A Process-Based Model for Predicting Soil Carbon Dioxide Efflux and Concentration
- Jukka Pumpanen *,
- Hannu Ilvesniemi and
- Pertti Hari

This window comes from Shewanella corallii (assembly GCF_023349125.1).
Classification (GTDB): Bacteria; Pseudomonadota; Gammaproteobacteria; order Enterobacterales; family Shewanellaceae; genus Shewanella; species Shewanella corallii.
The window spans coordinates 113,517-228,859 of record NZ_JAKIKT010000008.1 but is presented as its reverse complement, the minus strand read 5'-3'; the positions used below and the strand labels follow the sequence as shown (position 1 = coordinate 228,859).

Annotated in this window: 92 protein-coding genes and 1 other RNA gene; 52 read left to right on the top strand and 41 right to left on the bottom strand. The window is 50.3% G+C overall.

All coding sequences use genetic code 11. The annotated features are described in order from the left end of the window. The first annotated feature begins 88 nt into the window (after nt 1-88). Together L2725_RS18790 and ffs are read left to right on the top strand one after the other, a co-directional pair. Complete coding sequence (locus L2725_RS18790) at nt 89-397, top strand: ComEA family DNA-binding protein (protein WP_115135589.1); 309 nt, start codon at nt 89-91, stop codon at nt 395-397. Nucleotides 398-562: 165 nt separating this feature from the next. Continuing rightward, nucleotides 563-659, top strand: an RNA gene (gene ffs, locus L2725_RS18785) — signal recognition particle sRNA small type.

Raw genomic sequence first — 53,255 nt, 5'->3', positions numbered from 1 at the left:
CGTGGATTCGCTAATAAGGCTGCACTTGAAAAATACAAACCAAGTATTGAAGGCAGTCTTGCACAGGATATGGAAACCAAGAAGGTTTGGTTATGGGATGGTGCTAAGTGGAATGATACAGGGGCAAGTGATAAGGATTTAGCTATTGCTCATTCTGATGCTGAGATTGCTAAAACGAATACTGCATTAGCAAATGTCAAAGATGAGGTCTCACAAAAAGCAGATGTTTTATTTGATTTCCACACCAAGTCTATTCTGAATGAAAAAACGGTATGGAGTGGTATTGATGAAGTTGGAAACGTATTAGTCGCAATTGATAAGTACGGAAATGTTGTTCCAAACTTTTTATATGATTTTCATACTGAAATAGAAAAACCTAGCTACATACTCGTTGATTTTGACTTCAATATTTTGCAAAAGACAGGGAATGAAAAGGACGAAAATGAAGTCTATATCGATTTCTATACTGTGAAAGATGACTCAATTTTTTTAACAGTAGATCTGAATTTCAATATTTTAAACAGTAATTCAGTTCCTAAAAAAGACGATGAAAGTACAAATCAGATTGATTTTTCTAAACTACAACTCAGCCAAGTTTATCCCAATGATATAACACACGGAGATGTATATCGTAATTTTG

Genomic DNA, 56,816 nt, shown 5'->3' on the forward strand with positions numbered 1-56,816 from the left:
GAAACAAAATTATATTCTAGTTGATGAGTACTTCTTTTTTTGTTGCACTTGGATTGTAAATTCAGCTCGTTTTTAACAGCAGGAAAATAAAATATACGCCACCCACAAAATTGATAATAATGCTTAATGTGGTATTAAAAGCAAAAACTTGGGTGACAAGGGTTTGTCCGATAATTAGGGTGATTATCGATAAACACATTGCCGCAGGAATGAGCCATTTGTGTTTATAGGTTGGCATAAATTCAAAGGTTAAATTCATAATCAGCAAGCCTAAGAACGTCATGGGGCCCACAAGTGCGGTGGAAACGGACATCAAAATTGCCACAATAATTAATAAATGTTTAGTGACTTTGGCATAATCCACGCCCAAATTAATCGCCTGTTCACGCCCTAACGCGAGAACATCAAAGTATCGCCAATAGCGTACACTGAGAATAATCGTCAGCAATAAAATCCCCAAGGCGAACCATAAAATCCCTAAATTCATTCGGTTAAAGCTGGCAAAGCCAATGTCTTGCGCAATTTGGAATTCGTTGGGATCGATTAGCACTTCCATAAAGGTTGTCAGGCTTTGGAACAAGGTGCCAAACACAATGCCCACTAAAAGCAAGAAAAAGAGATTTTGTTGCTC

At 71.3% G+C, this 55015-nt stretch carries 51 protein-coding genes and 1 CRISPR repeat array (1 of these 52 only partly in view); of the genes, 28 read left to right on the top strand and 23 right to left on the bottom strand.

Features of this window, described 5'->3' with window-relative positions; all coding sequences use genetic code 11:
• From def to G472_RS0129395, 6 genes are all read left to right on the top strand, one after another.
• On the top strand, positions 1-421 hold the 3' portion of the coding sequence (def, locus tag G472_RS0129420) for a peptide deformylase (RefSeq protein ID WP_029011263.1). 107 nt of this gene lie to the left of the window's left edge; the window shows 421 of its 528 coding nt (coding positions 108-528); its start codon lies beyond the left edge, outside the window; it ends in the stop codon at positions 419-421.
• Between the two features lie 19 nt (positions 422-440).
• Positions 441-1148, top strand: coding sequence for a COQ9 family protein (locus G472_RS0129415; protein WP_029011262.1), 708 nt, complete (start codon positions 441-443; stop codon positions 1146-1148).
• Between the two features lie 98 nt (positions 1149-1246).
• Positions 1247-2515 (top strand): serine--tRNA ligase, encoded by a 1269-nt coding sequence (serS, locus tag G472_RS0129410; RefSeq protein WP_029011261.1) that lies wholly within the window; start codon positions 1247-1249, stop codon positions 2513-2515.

Decomposition and root respiration processes, important to C cycling in terrestrial ecosystems, are affected by soil temperature, soil moisture, and other soil properties. For studying the effect of these factors on soil CO2 efflux and soil-air CO2 concentration, a dynamic model was developed. In the model, soil was described in successive layers and the processes and soil properties were described separately for each layer. The CO2 in soil layers originated from root and microbial respiration, which were assumed to depend on soil temperature and moisture multiplicatively. The CO2 flux between the layers was driven by diffusion, which depended on CO2 concentration, porosity, and temperature of the layers. The model predictions of CO2 effluxes and soil CO2 concentrations were close to those observed in the field. There was a clear seasonal pattern in the soil CO2 efflux and the soil-air CO2 concentration. According to the model analysis, most of the CO2 was produced in the humus layer throughout the year, but the contribution of deeper layers to total respiration was higher in winter than in summer. The CO2 concentration was strongly dependent on factors affecting the diffusion properties of the soil, that is, the soil porosity and the soil-water content. The CO2 efflux and the soil-air CO2 concentration were overestimated, if the soil-water content was not included in the soil respiration model. The model developed in this study provided a simple and an effective tool for studying the factors affecting soil CO2 efflux and CO2 concentration.Please view the pdf by using the Full Text (PDF) link under 'View' to the left.
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